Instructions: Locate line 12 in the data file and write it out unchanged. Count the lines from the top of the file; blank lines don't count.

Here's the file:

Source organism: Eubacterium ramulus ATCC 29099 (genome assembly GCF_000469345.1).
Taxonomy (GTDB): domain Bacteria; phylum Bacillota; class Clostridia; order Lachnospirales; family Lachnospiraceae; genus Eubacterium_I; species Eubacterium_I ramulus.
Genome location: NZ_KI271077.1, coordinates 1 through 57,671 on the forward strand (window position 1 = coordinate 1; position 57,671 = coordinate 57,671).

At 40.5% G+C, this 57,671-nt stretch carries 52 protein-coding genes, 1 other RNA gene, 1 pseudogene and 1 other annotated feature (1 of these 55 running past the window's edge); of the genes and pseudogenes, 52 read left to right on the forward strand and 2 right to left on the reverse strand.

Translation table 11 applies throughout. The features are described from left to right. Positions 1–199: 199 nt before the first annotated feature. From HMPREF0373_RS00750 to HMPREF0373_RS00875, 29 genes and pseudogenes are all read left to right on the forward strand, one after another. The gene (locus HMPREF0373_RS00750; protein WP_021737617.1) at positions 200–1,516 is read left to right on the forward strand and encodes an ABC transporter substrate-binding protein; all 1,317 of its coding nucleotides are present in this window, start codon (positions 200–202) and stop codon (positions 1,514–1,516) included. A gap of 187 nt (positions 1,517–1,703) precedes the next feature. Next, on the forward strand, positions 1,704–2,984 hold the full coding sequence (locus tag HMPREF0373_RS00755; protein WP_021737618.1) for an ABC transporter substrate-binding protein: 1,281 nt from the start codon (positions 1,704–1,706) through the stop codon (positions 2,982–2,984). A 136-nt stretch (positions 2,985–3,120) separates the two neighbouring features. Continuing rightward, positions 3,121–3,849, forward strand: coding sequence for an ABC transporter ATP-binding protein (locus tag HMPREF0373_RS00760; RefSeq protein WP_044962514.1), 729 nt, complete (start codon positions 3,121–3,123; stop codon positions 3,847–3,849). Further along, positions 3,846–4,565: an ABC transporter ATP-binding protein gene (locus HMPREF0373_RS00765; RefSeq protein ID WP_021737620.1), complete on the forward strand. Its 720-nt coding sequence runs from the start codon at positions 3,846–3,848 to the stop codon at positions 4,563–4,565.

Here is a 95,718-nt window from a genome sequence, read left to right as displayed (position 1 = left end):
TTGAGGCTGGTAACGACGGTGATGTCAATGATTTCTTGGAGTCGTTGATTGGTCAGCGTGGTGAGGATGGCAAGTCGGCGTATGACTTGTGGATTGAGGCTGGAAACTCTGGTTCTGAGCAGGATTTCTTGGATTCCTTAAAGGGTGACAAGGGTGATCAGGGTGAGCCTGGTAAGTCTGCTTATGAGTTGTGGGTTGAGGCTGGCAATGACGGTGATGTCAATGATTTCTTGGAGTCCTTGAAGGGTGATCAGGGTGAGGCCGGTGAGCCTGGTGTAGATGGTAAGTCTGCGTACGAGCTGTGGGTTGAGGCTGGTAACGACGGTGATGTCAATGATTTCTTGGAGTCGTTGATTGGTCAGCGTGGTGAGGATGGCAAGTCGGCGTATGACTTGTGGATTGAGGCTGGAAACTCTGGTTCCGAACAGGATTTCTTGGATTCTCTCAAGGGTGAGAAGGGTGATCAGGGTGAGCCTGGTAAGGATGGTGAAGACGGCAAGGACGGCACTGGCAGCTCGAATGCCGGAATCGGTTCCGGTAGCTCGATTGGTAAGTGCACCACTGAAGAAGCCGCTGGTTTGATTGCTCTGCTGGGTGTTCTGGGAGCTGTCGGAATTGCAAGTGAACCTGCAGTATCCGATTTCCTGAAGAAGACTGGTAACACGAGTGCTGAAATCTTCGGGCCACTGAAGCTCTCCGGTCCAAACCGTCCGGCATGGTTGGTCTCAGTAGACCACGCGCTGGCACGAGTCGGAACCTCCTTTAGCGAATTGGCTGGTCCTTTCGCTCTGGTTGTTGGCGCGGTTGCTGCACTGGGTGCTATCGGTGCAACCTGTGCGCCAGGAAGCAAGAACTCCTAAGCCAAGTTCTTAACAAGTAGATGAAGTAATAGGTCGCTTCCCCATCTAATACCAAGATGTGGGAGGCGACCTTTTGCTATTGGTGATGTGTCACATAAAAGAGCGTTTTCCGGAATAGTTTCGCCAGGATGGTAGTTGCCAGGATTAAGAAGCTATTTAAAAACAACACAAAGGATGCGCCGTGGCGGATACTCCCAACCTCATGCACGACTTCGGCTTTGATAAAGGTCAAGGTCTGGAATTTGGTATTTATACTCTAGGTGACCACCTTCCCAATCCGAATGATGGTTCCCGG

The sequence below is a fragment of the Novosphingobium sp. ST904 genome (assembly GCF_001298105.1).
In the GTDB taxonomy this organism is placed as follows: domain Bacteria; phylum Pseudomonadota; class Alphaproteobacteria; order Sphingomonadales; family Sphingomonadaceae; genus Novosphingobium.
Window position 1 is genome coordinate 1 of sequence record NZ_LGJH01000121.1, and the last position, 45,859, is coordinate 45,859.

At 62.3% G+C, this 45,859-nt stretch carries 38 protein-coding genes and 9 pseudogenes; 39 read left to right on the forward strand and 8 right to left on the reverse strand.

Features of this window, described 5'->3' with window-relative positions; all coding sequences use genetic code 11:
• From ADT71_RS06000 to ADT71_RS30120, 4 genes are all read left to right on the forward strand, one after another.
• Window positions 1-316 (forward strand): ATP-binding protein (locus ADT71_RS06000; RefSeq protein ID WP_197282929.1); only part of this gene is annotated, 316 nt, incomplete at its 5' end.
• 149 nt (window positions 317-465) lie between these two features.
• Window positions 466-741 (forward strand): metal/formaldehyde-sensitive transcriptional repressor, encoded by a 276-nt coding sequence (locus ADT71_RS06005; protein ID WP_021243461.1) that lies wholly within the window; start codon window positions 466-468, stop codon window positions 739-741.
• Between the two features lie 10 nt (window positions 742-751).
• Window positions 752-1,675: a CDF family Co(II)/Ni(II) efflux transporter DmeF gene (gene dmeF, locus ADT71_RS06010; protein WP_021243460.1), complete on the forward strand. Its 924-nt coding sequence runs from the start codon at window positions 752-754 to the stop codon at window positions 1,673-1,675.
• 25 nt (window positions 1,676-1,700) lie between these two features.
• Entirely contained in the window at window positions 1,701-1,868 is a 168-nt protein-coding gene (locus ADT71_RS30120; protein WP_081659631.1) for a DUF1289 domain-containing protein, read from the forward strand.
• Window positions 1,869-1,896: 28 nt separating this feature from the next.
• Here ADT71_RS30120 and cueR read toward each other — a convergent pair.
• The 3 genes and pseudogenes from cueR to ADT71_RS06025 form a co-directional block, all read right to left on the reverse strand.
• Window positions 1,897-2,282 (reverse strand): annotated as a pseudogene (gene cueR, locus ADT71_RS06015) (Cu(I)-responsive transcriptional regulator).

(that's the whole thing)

Features of this window, described 5'->3' with window-relative positions; all coding sequences use genetic code 11: